- Know the objectives or goals so you know what success looks like.
- Imagine and define the possibilities, so you can be creative and thorough for how to reach the objectives given the requirements.
- Know the requirements or parameters that you must abide by so that agreements aren’t disqualified on their face.
- Know the alternatives and their value, because what you come up with for possibilities has to trump the alternatives or you end up with no deal.
While OPRA deals with the negotiated issue itself, the remaining key points deal with the process and approach to take in a negotiation.
There are two different fundamental approaches, or mindsets, that people take in sales negotiation: partner andpositional.
In partner negotiations—which are sometimes called “integrative” or “interest-based” negotiations—the seller and buyer focus on working collaboratively to maximize value. This is the classic “win-win” negotiation approach.
The second major approach is positional negotiation. It’s also referred to as “distributive” negotiation, where parties in a sales negotiation assume there is a fixed pie to split up, and the focus is on the splitting. Typically, the overall mindset is each party trying to get the most for themselves.
In the win-win negotiation approach, the classic thinking is “let’s not distribute the pie, let’s expand it.”
Most writing and thinking about negotiation in the past several decades has been about win-win negotiation. In fact, many books and pundits tell negotiators to drop all thoughts of positional negotiation because it hurts the end outcome.
Often win-win is the right approach, but not always. The reality is that some buyers are looking to take advantage of sellers. When you encounter buyers who are just trying to get the best outcome for themselves, a win-win approach can leave you vulnerable.
To get the best outcome, you as the seller must be good at both kinds of negotiation, and you must be able to read the situation and choose the appropriate approach.
The best sales negotiations follow a specific process that includes 4 major components:
- Prepare and plan to get the best outcome. Almost everything in a negotiation can be predicted. If you’ve planned well, you can succeed with whatever comes up.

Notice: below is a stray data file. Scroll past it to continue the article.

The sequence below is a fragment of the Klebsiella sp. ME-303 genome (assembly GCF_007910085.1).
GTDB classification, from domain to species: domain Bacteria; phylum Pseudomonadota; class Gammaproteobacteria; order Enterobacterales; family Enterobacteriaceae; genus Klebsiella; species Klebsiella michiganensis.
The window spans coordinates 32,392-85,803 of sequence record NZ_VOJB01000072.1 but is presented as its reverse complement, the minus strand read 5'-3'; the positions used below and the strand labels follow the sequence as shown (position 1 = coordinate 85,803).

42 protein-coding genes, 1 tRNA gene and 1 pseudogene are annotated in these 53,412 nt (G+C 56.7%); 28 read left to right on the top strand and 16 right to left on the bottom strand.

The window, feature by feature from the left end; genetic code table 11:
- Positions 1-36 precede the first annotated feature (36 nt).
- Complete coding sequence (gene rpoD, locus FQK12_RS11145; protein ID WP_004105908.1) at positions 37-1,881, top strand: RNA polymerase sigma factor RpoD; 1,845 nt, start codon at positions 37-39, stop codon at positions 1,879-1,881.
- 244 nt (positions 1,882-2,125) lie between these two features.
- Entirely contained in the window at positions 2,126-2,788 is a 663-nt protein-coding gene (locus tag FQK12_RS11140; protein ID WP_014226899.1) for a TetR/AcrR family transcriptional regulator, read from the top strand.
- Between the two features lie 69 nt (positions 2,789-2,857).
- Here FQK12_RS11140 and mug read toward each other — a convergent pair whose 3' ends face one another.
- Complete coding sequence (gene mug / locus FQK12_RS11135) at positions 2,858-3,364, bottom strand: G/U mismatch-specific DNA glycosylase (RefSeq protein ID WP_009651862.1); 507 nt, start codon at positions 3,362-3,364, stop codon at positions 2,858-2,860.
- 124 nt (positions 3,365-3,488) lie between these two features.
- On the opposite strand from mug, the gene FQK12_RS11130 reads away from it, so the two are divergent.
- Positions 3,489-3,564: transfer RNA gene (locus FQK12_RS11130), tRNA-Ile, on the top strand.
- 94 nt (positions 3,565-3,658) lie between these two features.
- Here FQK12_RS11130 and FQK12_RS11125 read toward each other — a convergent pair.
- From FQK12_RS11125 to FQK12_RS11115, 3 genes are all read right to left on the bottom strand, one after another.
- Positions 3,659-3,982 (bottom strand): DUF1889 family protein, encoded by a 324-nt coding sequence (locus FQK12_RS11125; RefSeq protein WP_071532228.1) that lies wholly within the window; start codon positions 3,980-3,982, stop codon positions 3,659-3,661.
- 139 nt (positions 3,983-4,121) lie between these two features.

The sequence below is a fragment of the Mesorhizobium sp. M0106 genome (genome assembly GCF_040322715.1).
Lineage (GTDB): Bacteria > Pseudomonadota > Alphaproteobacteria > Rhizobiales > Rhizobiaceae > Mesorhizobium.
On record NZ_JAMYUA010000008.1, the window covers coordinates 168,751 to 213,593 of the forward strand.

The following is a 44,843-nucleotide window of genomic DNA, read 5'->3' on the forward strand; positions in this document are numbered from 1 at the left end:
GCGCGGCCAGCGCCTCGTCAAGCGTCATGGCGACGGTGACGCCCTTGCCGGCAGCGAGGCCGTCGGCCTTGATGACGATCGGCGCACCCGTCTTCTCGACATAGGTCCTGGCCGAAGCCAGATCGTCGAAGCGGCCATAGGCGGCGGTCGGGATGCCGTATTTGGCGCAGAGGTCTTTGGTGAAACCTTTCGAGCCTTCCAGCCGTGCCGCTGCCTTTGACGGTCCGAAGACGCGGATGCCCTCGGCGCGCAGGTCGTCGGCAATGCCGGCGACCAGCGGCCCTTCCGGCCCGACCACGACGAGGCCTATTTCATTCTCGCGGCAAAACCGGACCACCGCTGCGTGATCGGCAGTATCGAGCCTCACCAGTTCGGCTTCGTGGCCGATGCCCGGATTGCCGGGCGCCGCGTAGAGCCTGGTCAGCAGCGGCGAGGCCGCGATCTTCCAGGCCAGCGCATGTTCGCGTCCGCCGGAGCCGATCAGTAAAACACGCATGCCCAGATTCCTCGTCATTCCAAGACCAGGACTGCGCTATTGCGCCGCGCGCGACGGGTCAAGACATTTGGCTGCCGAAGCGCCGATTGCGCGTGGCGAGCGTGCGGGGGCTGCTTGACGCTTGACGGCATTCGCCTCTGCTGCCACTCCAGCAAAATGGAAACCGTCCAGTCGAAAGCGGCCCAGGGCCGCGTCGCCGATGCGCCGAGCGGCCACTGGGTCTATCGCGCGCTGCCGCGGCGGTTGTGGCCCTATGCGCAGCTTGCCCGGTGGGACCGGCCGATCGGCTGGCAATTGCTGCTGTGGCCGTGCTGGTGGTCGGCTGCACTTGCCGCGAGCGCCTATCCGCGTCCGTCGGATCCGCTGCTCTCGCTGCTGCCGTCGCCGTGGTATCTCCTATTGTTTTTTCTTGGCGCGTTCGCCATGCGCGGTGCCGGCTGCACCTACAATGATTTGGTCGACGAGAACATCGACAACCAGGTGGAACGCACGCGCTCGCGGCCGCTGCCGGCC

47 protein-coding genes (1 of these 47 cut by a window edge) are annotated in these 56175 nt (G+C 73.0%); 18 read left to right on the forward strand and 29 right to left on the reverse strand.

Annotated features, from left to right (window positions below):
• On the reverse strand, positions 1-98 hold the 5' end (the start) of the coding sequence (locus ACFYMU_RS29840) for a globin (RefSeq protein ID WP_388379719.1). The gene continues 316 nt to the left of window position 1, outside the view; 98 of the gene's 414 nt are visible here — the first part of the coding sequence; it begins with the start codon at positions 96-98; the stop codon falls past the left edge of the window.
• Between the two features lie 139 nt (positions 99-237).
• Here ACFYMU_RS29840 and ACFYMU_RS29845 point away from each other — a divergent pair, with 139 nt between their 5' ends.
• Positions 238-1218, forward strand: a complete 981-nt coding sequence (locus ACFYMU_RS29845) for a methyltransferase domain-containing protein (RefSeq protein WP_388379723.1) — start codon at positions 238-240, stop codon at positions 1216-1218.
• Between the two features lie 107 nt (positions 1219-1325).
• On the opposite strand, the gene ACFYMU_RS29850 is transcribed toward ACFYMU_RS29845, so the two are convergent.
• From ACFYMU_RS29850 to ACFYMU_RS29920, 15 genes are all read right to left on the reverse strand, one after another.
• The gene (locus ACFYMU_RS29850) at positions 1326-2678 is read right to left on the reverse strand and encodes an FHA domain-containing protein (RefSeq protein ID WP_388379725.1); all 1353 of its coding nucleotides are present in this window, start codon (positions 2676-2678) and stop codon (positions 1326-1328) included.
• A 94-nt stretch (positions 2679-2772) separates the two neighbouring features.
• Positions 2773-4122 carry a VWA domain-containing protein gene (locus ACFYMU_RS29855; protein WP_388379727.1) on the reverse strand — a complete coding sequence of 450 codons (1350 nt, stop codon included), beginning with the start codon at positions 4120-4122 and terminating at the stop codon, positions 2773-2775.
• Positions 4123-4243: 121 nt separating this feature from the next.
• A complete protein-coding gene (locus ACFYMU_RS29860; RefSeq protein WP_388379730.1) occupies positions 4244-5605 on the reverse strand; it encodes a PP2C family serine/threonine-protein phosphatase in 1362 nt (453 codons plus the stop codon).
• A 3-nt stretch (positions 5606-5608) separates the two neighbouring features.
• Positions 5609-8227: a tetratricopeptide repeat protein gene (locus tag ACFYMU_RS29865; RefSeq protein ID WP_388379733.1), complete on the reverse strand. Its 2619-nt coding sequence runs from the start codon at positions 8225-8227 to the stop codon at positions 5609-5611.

- Engage the buyer properly, paying careful attention to getting the negotiation started right.
- Facilitate and lead the actual negotiation process well. Those who wait for someone else to lead often don’t get to the best destination.
- Commit and get an agreement in place.
Emotions are powerful influences in negotiation, both positive and negative. Imagine for a minute that you really like the buyer. You’ve known them for a long time and enjoy them as a person. When you work on agreements, you work on them collaboratively. They never show you disrespect, never play negotiation games, and always value your input and advice.
In fact, you know they feel the same way about you. There are positive emotions all around. Now you’ve hit a negotiation roadblock. Imagine for a minute how you might approach solving it.
New situation: a buyer has been pitching curveballs at you nonstop, changing their story about what they’ll accept, throwing your competition in your face, and obviously playing games with you to squeeze your price and wring out other concessions.
Still, you think you’re in a position to come to a mutually beneficial agreement. Then, after you’ve reached verbal agreement, they bring in their CFO who plays bad cop and tries to squeeze the price another 3%. You’ve already told your team that the deal was essentially done. Negative emotions all around, right?
Yet the situation is just another negotiation roadblock. How do you solve it?
Two roadblocks, two very different sets of emotions in play.
It takes study and practice to know the specifics of how you might approach each situation, but the big picture remains the same: emotions are a major part of every negotiation. Your job is to make sure you recognize this, strengthen the positive emotions throughout the process, and minimize the negative.
Yes, sales negotiation can be complex. Once you know how it works, it’s not that complex. Follow the OP2eRA2sales negotiation model, and you’ll find yourself with better sales negotiation success, and perhaps fewer gray hairs.